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What radical courage does it take to love in the face of hate? Through portraiture and personal narratives highlighting joy, belonging, found family and meaningful romantic and platonic relationships, KBIA’s Alphabet Soup challenges the notion that Missouri’s LGBTQ+ community is a monolith. Tucked away within the amalgamation of letters that makes up the LGBTQ+ community and the complex identities each represents is joy: rebellious, resistant, radiant.
Kellen Sapp sits on the floor on Thursday, March 21, 2024, at her childhood home in Columbia. Sapp, who is a 20-year-old asexual and transgender woman, is currently studying theater with an emphasis in lighting design at the University of Oklahoma. Growing up, her family raised her in a Christian faith community that preached “a gospel of love.” Sapp said she feels fully in harmony with holding both queer and religious identities, particularly as she has begun sharing her transness with her college friends, her family and members of her church. “Part of why being honest about all of these different identities is so important to making art is because I am happier than I ever was before, and I'm less scared of who I am, and that makes me a better artist, ” Sapp said. “Queer joy for me is joy that is tied to the connection between queer people and in queer community and with our queer selves. It's when I'm so happy that I'm trans—not just that I'm honest with myself, but that I get to be trans and that I get to be queer and that I get to exist with queer people in this world.”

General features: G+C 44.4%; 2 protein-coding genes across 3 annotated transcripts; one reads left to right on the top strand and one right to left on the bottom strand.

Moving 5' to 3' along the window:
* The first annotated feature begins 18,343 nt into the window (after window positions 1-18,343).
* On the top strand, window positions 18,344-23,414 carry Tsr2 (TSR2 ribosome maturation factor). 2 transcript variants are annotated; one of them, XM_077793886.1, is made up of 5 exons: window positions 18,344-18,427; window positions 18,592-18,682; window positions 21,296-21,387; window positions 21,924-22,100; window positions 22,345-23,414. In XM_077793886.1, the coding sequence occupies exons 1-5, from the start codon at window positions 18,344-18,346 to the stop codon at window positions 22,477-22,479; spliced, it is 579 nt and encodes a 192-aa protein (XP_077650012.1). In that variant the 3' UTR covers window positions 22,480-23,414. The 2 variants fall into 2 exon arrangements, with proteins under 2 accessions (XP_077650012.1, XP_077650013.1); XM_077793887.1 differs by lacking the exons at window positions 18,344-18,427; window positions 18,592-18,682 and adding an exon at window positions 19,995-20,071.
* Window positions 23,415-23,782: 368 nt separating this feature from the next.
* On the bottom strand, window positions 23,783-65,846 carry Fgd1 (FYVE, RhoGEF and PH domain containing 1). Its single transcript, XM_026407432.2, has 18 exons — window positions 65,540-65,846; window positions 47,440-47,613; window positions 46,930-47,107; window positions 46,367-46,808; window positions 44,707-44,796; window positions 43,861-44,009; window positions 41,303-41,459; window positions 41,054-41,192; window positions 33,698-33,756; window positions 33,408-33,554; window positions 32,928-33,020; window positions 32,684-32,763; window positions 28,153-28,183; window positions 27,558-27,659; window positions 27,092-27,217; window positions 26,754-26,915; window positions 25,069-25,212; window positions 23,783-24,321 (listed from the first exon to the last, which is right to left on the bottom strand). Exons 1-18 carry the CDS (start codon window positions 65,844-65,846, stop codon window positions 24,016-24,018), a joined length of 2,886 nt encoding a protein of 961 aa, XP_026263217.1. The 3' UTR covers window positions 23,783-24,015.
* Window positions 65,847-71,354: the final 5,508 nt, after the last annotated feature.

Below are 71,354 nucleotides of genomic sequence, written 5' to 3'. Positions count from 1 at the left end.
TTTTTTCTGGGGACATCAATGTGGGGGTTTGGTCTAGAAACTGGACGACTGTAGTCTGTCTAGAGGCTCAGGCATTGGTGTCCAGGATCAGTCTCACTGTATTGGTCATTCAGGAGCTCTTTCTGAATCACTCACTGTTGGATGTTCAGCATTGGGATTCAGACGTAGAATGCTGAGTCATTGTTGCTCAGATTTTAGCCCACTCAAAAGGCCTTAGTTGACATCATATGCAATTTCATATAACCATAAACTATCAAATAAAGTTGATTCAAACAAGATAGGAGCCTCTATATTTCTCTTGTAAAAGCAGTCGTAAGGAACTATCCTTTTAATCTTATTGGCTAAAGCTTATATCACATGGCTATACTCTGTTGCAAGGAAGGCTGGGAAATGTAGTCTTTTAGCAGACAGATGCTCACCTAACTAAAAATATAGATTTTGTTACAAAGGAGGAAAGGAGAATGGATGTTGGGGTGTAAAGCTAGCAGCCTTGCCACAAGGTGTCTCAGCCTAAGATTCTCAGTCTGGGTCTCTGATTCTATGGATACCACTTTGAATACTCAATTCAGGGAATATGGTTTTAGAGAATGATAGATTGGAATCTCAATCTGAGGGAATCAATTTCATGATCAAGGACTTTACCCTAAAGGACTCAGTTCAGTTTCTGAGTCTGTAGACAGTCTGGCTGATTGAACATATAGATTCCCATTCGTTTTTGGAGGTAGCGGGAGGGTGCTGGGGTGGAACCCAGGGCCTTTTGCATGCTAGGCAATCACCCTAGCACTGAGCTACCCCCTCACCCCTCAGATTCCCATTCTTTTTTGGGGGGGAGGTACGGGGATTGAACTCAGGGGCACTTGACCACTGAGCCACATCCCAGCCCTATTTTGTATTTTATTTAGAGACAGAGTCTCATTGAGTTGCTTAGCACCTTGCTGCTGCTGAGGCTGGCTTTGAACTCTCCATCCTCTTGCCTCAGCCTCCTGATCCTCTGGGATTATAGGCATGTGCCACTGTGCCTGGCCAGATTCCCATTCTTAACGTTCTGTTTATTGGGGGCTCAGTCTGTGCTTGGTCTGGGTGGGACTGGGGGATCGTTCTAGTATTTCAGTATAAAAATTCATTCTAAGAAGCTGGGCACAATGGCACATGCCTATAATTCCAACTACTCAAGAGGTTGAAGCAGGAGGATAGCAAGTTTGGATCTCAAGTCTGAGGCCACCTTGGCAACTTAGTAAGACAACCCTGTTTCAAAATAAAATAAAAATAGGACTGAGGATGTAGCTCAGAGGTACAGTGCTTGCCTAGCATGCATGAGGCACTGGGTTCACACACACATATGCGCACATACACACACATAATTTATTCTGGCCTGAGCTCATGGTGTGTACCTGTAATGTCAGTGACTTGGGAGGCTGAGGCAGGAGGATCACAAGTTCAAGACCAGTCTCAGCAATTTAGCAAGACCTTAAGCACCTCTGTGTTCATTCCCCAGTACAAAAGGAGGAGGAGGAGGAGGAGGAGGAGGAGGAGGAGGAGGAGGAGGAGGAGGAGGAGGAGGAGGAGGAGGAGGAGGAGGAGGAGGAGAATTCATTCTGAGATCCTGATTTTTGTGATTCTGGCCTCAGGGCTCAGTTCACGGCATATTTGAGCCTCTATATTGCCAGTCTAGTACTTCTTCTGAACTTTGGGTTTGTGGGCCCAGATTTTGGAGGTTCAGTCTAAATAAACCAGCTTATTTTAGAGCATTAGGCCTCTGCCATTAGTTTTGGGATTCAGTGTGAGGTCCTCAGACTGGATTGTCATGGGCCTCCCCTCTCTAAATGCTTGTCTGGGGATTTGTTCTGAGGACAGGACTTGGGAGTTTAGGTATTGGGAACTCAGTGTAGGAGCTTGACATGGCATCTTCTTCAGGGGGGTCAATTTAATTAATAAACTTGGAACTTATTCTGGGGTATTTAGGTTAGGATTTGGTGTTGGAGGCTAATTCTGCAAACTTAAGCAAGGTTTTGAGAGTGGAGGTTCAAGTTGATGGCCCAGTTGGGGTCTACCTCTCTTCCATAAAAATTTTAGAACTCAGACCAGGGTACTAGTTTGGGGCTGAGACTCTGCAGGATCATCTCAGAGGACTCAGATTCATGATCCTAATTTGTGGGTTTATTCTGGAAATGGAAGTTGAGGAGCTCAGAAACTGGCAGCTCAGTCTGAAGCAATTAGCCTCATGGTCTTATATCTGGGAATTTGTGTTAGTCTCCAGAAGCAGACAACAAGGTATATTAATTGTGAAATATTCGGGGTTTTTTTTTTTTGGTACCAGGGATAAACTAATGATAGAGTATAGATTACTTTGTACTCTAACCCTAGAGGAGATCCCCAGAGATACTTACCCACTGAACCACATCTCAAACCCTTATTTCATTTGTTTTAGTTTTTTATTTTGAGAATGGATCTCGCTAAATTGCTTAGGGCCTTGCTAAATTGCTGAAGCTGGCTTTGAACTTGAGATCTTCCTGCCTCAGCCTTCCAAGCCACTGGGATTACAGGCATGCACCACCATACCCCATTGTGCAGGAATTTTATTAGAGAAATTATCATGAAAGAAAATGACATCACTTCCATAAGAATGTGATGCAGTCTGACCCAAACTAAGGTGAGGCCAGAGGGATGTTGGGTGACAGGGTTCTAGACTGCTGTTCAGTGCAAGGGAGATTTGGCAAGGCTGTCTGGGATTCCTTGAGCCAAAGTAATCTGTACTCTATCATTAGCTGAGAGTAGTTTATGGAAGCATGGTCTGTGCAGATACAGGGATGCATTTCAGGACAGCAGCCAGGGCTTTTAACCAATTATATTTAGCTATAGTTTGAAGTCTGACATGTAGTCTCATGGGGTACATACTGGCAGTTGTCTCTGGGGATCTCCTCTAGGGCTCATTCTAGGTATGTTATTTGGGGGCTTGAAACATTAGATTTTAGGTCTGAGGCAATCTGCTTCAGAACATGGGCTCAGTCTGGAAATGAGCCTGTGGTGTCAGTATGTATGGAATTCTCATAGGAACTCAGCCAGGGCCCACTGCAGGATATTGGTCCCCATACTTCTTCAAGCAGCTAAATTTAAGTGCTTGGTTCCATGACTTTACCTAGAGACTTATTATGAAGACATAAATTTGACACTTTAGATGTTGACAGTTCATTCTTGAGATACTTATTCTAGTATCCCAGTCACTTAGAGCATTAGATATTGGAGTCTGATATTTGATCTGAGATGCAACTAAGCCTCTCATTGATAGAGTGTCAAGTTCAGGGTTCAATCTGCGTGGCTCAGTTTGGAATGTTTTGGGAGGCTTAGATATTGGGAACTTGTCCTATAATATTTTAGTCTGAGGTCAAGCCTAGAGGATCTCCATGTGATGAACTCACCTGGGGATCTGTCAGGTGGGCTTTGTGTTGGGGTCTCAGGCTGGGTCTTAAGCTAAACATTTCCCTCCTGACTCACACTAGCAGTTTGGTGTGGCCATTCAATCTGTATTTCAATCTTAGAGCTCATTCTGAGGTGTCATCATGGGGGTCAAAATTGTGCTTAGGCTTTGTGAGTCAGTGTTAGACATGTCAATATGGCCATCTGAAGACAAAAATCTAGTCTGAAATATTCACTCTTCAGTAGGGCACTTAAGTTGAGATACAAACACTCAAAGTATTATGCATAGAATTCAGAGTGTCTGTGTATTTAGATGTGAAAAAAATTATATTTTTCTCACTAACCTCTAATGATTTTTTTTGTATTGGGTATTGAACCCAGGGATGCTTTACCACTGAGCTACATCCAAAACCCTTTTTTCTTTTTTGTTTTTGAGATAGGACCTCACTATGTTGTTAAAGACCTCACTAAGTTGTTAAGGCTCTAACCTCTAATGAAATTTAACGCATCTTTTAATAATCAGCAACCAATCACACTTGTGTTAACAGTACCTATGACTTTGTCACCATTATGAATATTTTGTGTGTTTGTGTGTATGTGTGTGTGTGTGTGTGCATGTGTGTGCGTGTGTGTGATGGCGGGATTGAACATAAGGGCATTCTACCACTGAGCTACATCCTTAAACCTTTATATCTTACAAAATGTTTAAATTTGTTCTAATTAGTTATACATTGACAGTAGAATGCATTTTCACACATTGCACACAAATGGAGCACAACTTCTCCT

Bailey Stover
/
KBIA
Kellen Sapp is a transgender woman who grew up in Columbia. She describes herself as a “faithful queer artist” and spoke about how her queerness and her Christianity are connected.
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(Columbia Missourian, KOMU, Missouri Business Alert, and Vox Magazine)